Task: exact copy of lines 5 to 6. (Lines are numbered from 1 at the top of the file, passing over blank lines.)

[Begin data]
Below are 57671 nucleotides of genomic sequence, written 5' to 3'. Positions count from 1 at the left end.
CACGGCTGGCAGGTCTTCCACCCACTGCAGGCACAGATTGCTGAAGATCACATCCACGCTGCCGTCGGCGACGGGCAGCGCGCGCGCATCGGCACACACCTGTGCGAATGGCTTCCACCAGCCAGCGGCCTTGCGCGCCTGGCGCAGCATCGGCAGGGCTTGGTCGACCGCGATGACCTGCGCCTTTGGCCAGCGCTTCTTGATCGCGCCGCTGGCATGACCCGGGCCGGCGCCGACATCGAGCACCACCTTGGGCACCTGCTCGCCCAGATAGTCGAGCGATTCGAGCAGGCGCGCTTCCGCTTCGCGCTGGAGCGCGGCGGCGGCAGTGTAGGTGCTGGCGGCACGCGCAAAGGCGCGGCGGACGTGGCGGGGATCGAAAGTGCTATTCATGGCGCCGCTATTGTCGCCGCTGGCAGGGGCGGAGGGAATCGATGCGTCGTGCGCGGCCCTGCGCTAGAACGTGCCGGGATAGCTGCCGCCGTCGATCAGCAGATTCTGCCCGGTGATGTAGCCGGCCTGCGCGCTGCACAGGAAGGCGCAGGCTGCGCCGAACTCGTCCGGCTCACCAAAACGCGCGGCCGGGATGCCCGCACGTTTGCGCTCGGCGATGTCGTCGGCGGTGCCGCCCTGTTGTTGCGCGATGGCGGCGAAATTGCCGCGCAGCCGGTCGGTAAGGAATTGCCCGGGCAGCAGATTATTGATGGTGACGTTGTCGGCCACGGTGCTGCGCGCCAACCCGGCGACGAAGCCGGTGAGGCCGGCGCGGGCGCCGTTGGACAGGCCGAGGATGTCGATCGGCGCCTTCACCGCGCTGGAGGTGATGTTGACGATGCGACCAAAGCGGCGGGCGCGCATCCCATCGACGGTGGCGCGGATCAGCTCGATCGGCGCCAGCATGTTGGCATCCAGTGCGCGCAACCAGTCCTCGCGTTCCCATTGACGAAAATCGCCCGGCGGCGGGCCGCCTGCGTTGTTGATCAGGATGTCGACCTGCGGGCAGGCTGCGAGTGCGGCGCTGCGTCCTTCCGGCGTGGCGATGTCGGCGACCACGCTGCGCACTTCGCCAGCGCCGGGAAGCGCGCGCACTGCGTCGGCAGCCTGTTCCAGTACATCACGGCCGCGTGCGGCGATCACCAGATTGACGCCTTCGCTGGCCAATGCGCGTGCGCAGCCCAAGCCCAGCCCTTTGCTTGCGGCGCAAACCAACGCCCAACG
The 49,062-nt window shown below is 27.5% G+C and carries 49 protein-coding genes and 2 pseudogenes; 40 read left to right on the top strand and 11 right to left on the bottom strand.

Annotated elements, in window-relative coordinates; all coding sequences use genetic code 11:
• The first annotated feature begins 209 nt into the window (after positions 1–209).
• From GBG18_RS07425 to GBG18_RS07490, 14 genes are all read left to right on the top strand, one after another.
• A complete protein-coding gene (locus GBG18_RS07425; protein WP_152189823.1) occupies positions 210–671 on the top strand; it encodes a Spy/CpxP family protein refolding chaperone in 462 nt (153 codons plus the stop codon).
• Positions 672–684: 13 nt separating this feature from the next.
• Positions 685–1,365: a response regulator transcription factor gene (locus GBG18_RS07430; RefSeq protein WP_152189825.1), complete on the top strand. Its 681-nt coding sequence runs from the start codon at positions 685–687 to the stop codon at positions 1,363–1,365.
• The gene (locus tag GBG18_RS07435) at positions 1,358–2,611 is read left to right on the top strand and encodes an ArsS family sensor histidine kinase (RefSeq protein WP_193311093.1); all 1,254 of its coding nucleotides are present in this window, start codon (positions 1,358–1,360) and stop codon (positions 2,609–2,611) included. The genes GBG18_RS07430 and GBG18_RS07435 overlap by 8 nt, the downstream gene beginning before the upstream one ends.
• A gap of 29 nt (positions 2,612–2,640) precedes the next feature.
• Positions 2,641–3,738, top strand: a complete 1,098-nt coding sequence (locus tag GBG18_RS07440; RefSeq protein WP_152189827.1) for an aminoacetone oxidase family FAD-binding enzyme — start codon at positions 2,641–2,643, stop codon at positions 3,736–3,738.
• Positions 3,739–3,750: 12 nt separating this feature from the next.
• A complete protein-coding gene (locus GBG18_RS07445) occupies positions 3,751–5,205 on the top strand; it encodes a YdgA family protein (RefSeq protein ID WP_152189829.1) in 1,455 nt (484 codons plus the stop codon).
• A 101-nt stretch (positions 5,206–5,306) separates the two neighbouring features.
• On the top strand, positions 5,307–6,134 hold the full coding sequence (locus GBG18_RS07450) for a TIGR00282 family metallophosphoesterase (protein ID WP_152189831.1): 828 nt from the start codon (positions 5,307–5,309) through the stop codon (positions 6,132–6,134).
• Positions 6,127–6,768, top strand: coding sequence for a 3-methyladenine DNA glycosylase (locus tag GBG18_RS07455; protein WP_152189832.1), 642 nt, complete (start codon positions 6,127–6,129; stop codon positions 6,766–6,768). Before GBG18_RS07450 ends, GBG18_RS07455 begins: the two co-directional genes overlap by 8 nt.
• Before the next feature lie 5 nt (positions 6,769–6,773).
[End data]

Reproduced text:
• The first annotated feature begins 209 nt into the window (after positions 1–209).
• From GBG18_RS07425 to GBG18_RS07490, 14 genes are all read left to right on the top strand, one after another.